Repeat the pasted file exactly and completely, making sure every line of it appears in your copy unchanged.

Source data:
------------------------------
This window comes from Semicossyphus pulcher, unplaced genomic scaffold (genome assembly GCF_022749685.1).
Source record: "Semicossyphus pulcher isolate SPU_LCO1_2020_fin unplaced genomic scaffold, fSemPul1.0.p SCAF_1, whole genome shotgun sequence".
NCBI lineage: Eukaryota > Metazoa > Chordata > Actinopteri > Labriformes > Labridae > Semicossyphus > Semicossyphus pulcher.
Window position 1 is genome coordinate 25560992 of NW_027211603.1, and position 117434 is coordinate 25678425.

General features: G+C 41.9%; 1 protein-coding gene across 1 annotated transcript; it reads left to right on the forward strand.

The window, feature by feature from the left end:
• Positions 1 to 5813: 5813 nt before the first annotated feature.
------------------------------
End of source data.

This window comes from Semicossyphus pulcher, unplaced genomic scaffold (genome assembly GCF_022749685.1).
Source record: "Semicossyphus pulcher isolate SPU_LCO1_2020_fin unplaced genomic scaffold, fSemPul1.0.p SCAF_1, whole genome shotgun sequence".
NCBI lineage: Eukaryota > Metazoa > Chordata > Actinopteri > Labriformes > Labridae > Semicossyphus > Semicossyphus pulcher.
Window position 1 is genome coordinate 25560992 of NW_027211603.1, and position 117434 is coordinate 25678425.

General features: G+C 41.9%; 1 protein-coding gene across 1 annotated transcript; it reads left to right on the forward strand.

The window, feature by feature from the left end:
• Positions 1 to 5813: 5813 nt before the first annotated feature.